Volta Medical has received the US Food and Drug Administration (FDA) approval for Volta AF-Xplorer to evaluate the complex AF and atrial tachycardia (AT) procedures.

The French health technology company is engaged in developing artificial intelligence (AI)-based solutions for the treatment of complex cardiac arrhythmias, such as atrial fibrillation (AF).

Volta AF-Xplorer is an AI companion that uses a machine and deep learning-based algorithm trained on a large database of EGMs, annotated by expert electrophysiologists.

It enables a real-time, standardised approach to target dispersed EGMs.

The software upgrade features an enhanced integration with Abbott Laboratories’ EnSite X mapping system, said the health technology company.

Its automated Volta ‘regions of interest’ tagging capabilities will provide an improved workflow.

In addition, the AI software is compatible with Biosense Webster’s Octaray multi-polar mapping catheter, said Volta Medical.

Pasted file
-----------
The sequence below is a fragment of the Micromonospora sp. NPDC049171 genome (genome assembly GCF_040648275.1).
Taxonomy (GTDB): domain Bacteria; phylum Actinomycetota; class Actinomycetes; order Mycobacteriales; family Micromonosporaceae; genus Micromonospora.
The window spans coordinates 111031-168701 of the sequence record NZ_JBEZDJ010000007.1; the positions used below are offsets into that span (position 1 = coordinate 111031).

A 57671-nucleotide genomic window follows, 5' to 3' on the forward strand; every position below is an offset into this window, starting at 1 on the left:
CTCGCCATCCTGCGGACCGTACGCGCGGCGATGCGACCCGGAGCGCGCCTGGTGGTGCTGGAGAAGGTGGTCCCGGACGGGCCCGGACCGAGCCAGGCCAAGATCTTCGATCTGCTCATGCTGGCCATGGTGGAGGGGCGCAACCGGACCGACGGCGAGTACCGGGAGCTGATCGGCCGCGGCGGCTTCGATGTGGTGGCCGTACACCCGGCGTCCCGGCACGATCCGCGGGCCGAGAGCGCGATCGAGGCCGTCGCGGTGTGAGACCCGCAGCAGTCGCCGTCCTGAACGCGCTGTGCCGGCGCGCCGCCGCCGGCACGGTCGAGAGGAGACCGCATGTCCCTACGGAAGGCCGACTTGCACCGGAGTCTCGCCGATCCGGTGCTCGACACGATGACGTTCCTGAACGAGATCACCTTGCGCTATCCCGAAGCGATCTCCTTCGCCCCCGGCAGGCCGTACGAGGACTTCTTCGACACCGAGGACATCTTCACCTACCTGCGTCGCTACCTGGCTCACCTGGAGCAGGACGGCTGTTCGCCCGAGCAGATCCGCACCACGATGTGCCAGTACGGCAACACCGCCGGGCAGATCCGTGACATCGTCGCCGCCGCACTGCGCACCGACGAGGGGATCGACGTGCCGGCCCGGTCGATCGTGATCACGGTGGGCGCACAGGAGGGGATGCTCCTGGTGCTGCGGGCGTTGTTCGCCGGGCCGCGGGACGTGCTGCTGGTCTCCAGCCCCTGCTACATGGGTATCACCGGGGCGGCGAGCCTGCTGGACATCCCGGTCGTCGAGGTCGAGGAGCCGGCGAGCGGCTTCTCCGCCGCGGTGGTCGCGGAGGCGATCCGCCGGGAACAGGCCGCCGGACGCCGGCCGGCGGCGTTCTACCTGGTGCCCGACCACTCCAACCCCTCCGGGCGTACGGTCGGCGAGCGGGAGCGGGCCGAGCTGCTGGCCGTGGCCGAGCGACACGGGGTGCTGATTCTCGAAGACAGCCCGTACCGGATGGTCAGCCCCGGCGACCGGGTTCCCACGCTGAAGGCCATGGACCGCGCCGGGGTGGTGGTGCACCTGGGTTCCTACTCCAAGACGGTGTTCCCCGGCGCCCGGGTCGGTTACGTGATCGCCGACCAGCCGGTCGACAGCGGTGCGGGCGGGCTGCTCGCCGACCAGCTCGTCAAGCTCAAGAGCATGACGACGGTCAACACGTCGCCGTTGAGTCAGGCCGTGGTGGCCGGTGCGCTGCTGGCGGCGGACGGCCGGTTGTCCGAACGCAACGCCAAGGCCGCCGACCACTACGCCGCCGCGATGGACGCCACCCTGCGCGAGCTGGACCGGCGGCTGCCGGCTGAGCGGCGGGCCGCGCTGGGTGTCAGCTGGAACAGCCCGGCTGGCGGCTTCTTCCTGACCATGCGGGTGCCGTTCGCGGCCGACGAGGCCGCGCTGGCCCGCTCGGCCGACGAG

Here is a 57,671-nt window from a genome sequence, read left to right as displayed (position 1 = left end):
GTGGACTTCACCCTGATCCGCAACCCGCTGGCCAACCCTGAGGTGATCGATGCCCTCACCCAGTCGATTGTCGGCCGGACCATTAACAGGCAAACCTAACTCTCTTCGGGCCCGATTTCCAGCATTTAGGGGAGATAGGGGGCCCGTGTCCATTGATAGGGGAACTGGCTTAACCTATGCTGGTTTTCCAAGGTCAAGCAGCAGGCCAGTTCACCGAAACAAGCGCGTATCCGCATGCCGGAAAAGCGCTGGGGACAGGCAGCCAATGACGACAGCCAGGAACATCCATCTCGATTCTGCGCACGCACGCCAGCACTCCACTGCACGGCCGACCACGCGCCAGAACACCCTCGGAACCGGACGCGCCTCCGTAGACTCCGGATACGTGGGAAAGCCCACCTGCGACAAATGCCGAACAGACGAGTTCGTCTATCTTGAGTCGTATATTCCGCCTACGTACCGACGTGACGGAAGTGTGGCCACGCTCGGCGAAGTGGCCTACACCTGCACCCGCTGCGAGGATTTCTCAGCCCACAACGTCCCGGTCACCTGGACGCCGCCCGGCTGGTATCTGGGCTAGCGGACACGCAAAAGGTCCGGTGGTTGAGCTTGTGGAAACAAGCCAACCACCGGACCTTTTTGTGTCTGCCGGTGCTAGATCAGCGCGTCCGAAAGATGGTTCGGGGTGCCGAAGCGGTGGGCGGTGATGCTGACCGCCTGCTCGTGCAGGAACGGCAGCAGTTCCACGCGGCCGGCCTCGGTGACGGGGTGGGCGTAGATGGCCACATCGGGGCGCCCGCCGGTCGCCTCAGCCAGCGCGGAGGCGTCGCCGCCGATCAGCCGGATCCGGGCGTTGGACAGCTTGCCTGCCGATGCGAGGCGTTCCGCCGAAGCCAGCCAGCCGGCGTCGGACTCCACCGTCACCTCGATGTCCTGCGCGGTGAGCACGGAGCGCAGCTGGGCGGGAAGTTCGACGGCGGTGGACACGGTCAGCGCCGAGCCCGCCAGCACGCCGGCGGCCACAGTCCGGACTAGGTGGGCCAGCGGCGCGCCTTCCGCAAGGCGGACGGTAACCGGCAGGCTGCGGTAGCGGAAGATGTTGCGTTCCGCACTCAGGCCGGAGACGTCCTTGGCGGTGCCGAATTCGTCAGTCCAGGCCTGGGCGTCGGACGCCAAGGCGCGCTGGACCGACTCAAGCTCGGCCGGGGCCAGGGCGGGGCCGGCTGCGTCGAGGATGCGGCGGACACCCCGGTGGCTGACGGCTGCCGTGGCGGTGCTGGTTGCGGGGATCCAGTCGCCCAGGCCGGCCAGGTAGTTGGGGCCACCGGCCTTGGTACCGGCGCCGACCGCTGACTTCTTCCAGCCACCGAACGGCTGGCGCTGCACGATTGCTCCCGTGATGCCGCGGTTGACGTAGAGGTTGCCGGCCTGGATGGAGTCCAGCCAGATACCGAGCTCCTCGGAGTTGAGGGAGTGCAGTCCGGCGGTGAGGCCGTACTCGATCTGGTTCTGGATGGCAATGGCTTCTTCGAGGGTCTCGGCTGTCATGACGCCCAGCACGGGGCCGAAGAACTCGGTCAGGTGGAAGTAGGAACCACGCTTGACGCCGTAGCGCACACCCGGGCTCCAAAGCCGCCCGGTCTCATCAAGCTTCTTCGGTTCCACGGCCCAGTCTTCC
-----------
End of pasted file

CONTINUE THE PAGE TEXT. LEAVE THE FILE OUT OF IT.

Volta Medical CEO and co-founder Theophile Mohr-Durdez said: “There is a critical need for new ways to quickly and accurately identify abnormal electrograms (EGMs) for cardiac electrophysiologists to optimise their ablation strategy.

“Volta AF-Xplorer offers a tailored and intuitive workflow while allowing physicians to use their preferred mapping system and catheter.

“Volta AF-Xplorer assists physicians in the treatment of complex AF cases by providing real-time access to expert electrophysiologist techniques for detecting dispersed EGMs, suspected drivers of AF.”

In a previously published clinical trial, Volta’s AI solution has shown its ability to standardise the use of dispersed EGMs to guide ablation and achieve clinical outcome measures.

The solution also resulted in freedom from arrhythmia after 12 months, which meaningfully exceeds conventional outcomes.

Volta has recently completed enrolment in TAILORED-AF, the international multicentre randomised controlled trial of its customised VX1 AI software-guided ablation strategy.

TAILORED-AF evaluated pulmonary vein isolation plus Volta’s guided ablation compared to conventional pulmonary vein isolation in 374 patients with long-standing persistent AF.

The primary endpoint of the study is the absence of documented AF episodes greater than 30 seconds, with or without anti-arrhythmic drugs (AADs), 12 months after the ablation procedure.

The secondary endpoints include the absence of AF and atrial tachycardia (AT) episodes after a 12-month period, following one or more procedures, as well as safety.

Volta said that the results from the TAILORED-AF trial are expected in 2024.